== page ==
If all of this is possible without any integration into the site being used, just imagine the possibilities if you augmented an app like Kibana to:

  • Provide a system prompt with much more specific context on the use cases.
  • Expose possible actions the user could take, e.g., "Set Time Range," "Search," "Set Filter." *Integrate navigation around the app.

Such changes could essentially allow users to have a conversation with Kibana via the LLM. But would this just solve an accessibility problem? Think broader—imagine you are an SRE who gets a 2am on-call alert. Imagine being able to ask Kibana some follow-up questions to determine if immediate action is necessary or if it can wait until morning, without even logging in. Of course, Elastic is already moving in this direction with the development of AI Assistants embedded in Kibana, such as the Observability Assistant.

While this simple project demonstrates the potential of AI in enhancing accessibility, it also shows that this technology is not confined to accessibility alone. It can revolutionize how all users interact with complex data-driven interfaces.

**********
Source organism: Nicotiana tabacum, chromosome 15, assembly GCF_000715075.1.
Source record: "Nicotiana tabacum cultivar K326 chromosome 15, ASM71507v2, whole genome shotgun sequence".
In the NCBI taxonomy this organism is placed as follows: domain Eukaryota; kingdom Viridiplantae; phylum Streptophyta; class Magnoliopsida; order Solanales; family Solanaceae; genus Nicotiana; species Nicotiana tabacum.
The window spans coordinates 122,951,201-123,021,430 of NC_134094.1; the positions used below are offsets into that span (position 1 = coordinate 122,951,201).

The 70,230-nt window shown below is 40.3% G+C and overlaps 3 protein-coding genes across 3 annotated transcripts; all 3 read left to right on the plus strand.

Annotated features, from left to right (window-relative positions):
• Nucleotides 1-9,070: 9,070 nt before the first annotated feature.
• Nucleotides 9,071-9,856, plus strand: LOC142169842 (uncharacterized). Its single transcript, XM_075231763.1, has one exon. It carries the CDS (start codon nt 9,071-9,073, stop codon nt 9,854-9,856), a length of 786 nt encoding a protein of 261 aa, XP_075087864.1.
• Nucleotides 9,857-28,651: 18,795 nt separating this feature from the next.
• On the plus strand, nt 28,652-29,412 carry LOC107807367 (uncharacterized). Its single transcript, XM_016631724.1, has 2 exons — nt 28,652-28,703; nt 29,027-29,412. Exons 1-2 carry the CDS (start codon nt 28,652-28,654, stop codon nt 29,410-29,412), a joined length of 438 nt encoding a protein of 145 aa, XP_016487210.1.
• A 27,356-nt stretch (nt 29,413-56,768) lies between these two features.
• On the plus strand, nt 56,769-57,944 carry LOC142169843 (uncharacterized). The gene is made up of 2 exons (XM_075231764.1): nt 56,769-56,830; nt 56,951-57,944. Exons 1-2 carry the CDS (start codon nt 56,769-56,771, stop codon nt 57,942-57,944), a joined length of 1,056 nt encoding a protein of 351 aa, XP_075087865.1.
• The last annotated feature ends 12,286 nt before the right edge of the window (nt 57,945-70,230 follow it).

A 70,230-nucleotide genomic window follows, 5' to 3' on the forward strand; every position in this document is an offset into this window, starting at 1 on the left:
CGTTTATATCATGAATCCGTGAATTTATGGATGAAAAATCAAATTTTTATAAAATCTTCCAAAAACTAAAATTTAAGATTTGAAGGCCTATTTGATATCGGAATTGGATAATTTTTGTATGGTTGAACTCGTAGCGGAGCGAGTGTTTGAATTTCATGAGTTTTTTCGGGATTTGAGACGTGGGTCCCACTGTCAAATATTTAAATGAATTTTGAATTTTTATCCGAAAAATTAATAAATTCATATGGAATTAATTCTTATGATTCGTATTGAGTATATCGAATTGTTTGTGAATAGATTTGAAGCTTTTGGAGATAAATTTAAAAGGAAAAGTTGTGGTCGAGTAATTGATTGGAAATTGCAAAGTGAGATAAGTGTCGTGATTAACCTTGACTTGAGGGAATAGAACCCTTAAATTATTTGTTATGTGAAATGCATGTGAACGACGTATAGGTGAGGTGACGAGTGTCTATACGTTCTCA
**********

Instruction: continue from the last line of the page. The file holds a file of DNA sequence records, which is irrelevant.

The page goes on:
I believe even this simple project could be extended by using content scripts to employ function calling to take actions on the site being viewed. The possibilities are vast, and we are just scratching the surface of what generative AI can do in making web applications more accessible and user-friendly for everyone.

By continuing to innovate and push the boundaries of what's possible, we can create more inclusive and powerful digital experiences. This experiment has shown me that the future of web accessibility is bright, driven by the interactive potential of Generative AI.